She returned to the OB clinic on March 5, 2014, at 3.2 weeks gestation, for a routine visit. She had complaints of abdominal pain, but denied loss of fluid, bleeding or contractions. Ms. Wharton had lost four pounds from her prior visit and the FH measurement was still measuring less than the date of gestation. A non-stress test was performed and the fetal heart rate (FHR) was 135 beats per minute (BPM). The records indicate that the examining doctor noted the February 27, 2014 fetal growth scan which indicated that the fetus was in the 25th percentile, and further noted that the mother was small and the baby's father was "not big" suggesting that the fetus' small size could be constitutional. On March 20, 2014, Ms. Wharton went to AWI at 33 4/7 weeks pregnant for an ultrasound which revealed a FHR of 140 BPM, gestational age of 30 5/7 weeks, and an EFW of 1,636 grams (3 lbs, 9 oz), which was in the 10th percentile for this stage of gestation. A follow-up fetal growth study in two weeks was recommended, as well as twice weekly antenatal testing with Doppler studies. The record reveals that Ms. Wharton missed appointments at AWI on March 27 and 31, 2014. Ms. Wharton returned to AWI on April 3, 2014, at 35 4/7 weeks pregnant, for a fetal growth scan due to the indication of borderline intrauterine growth restriction (IUGR). She testified that her appointment was at 12:00 p.m., but that she waited 20-30 minutes to be seen. However, the AWI sign-in sheet indicates that she signed in her arrival time at the AWI office at 1:22 p.m. for a 1:00 p.m. appointment. It appears that Ms. Wharton was brought into an examining room approximately 20 minutes later. Upon examination, a fetal heart monitor was placed on Ms. Wharton at approximately 2:48 p.m. registering a baseline of 120 BPM with minimal variability noted. However, deceleration to 90 BPM for 80 seconds was noted at 3:25 p.m. The medical records indicate that the fetus suffered bradycardia, which occurs when the fetal heart rate is below normal for an extended period of time, and there was also a loss of beat to beat variability. Ms. Wharton was transferred to labor and delivery, via wheelchair, at 3:32 p.m.. An IV was started at 3:42 p.m. and blood was drawn for testing. An emergency cesearean section was ordered and Ms. Wharton was taken to the operating room, where anaesthesia was administered at 3:48 p.m. and an incision was made at 3:51 p.m. The labor and delivery chart indicates that a live female infant was delivered at 3:52 p.m. with APGAR scores of 0, 0, and 2 at 1, 5 and 10 minutes, respectively. Neonatal Intensive Care Unit (NICU) doctors attended to the infant immediately, and the NICU notes indicate that the baby was pale, with no heart rate appreciated upon delivery. Positive pressure ventilation was initiated and the infant was then intubated. Epinephrine and normal saline were administered intravenously and chest compressions were started. The infant plaintiff was transferred to the NICU. A serial arterial blood gas test was performed which demonstrated severe metabolic acidosis, and a test to assess fetomaternal hemorrhage was performed to measure the amount of fetal blood in the mother's circulation. The test indicated significant fetomaternal hemorrhage. The infant plaintiff was subsequently transferred to New York Presbyterian Hospital/Weill Cornell on April 4, 2014.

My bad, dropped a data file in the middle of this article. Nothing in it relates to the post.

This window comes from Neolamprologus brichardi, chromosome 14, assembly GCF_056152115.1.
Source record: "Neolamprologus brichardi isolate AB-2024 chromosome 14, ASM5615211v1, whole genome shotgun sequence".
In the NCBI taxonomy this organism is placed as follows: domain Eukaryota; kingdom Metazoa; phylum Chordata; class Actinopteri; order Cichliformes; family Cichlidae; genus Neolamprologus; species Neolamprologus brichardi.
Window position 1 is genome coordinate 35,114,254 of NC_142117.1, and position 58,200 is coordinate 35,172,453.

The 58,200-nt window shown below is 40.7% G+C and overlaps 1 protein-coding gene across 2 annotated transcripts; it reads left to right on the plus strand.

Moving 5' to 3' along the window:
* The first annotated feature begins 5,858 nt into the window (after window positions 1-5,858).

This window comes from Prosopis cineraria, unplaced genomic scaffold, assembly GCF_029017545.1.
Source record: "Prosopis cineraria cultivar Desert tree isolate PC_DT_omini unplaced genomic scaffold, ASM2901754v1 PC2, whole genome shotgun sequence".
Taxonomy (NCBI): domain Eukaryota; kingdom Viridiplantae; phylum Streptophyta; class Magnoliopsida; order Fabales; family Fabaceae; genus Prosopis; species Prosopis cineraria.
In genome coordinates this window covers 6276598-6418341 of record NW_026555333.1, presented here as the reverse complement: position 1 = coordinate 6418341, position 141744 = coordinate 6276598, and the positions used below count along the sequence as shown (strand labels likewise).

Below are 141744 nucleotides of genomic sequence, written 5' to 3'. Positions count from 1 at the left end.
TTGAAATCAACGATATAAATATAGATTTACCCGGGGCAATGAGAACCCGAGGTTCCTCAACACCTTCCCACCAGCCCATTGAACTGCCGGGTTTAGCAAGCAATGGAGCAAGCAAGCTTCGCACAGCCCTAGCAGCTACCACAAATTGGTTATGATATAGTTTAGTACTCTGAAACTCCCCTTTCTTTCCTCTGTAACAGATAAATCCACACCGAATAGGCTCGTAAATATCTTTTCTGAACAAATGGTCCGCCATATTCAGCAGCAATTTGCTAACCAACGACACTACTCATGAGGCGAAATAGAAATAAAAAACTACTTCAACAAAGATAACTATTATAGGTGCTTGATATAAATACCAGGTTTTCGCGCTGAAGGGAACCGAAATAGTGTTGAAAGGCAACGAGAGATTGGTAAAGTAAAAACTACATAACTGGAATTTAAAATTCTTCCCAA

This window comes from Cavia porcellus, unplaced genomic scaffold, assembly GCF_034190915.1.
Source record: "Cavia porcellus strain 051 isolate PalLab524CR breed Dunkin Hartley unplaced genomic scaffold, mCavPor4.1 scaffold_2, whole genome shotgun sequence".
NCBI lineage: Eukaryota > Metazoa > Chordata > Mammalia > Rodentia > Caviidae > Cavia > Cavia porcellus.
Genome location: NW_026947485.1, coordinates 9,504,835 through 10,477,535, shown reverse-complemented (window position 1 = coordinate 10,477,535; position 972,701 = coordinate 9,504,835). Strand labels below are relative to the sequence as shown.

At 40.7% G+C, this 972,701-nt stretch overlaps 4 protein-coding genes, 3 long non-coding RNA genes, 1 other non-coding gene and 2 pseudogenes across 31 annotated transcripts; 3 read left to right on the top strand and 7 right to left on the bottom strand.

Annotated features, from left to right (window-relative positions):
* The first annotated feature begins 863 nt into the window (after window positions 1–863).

By summons and complaint filed on or about May 23, 2016, plaintiffs brought the instant medical malpractice action against defendants Dr. Haratz-Rubenstein, Dr. Brandon Bell, Dr. Peter Sticco, Ruth Ortiz, RN, Cathy LaRocca, RN, Anne Gudi, CNM, Garry Fiasconaro, MD, Anna Neystat MD., Mahino Talib, MD., AWI and Methodist. Among other things, the complaint alleged that the individual doctors and nurses were negligent and otherwise departed from good and accepted standards of obstetrical care during the prenatal care and labor and delivery of the infant, and that this departure proximately caused the infant's injuries, including brain damage, severe encephalopathy, respiratory distress, and inability to communicate. Discovery is now complete and, on or about May 28, 2019, the remaining defendants have moved for summary judgment dismissing plaintiffs' claims.

Pursuant to an April 24, 2019 stipulation of discontinuance, the action was discontinued with prejudice as against Drs. Bell, Sticco, Fiasconaro, Neystat and Talib, as well as Nurses Ortiz and LaRocca..